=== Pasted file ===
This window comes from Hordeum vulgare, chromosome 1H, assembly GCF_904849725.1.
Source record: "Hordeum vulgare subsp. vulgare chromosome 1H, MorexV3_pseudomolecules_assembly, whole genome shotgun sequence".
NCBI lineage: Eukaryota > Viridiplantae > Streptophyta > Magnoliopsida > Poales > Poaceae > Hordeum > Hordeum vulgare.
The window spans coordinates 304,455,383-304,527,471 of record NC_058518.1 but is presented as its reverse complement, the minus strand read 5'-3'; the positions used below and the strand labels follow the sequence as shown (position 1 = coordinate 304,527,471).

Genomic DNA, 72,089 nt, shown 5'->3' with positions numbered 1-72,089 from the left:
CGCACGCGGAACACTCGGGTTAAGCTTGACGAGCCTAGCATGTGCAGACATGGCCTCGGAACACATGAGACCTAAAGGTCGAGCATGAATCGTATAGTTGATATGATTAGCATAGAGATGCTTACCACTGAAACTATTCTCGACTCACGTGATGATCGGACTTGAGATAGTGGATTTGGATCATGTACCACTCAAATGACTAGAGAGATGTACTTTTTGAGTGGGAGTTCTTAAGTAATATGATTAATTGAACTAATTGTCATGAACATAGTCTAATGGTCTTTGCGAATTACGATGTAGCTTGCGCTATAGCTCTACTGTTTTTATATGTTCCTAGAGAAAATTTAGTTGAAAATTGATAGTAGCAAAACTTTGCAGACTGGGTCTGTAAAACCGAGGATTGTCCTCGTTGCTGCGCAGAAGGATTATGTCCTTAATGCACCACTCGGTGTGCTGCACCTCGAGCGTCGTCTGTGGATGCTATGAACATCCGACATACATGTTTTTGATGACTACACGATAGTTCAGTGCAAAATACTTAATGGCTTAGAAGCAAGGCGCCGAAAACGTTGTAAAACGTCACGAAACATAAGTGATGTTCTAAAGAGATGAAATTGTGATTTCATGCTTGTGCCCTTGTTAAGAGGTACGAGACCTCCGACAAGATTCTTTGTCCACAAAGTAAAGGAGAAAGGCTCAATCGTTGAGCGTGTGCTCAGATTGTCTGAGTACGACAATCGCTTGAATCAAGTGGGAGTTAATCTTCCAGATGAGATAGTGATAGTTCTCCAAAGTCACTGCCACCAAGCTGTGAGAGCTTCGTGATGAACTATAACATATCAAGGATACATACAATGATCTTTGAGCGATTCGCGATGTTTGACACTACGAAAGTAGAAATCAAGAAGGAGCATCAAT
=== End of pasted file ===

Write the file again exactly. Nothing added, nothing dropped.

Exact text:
This window comes from Hordeum vulgare, chromosome 1H, assembly GCF_904849725.1.
Source record: "Hordeum vulgare subsp. vulgare chromosome 1H, MorexV3_pseudomolecules_assembly, whole genome shotgun sequence".
NCBI lineage: Eukaryota > Viridiplantae > Streptophyta > Magnoliopsida > Poales > Poaceae > Hordeum > Hordeum vulgare.
The window spans coordinates 304,455,383-304,527,471 of record NC_058518.1 but is presented as its reverse complement, the minus strand read 5'-3'; the positions used below and the strand labels follow the sequence as shown (position 1 = coordinate 304,527,471).

Genomic DNA, 72,089 nt, shown 5'->3' with positions numbered 1-72,089 from the left:
CGCACGCGGAACACTCGGGTTAAGCTTGACGAGCCTAGCATGTGCAGACATGGCCTCGGAACACATGAGACCTAAAGGTCGAGCATGAATCGTATAGTTGATATGATTAGCATAGAGATGCTTACCACTGAAACTATTCTCGACTCACGTGATGATCGGACTTGAGATAGTGGATTTGGATCATGTACCACTCAAATGACTAGAGAGATGTACTTTTTGAGTGGGAGTTCTTAAGTAATATGATTAATTGAACTAATTGTCATGAACATAGTCTAATGGTCTTTGCGAATTACGATGTAGCTTGCGCTATAGCTCTACTGTTTTTATATGTTCCTAGAGAAAATTTAGTTGAAAATTGATAGTAGCAAAACTTTGCAGACTGGGTCTGTAAAACCGAGGATTGTCCTCGTTGCTGCGCAGAAGGATTATGTCCTTAATGCACCACTCGGTGTGCTGCACCTCGAGCGTCGTCTGTGGATGCTATGAACATCCGACATACATGTTTTTGATGACTACACGATAGTTCAGTGCAAAATACTTAATGGCTTAGAAGCAAGGCGCCGAAAACGTTGTAAAACGTCACGAAACATAAGTGATGTTCTAAAGAGATGAAATTGTGATTTCATGCTTGTGCCCTTGTTAAGAGGTACGAGACCTCCGACAAGATTCTTTGTCCACAAAGTAAAGGAGAAAGGCTCAATCGTTGAGCGTGTGCTCAGATTGTCTGAGTACGACAATCGCTTGAATCAAGTGGGAGTTAATCTTCCAGATGAGATAGTGATAGTTCTCCAAAGTCACTGCCACCAAGCTGTGAGAGCTTCGTGATGAACTATAACATATCAAGGATACATACAATGATCTTTGAGCGATTCGCGATGTTTGACACTACGAAAGTAGAAATCAAGAAGGAGCATCAAT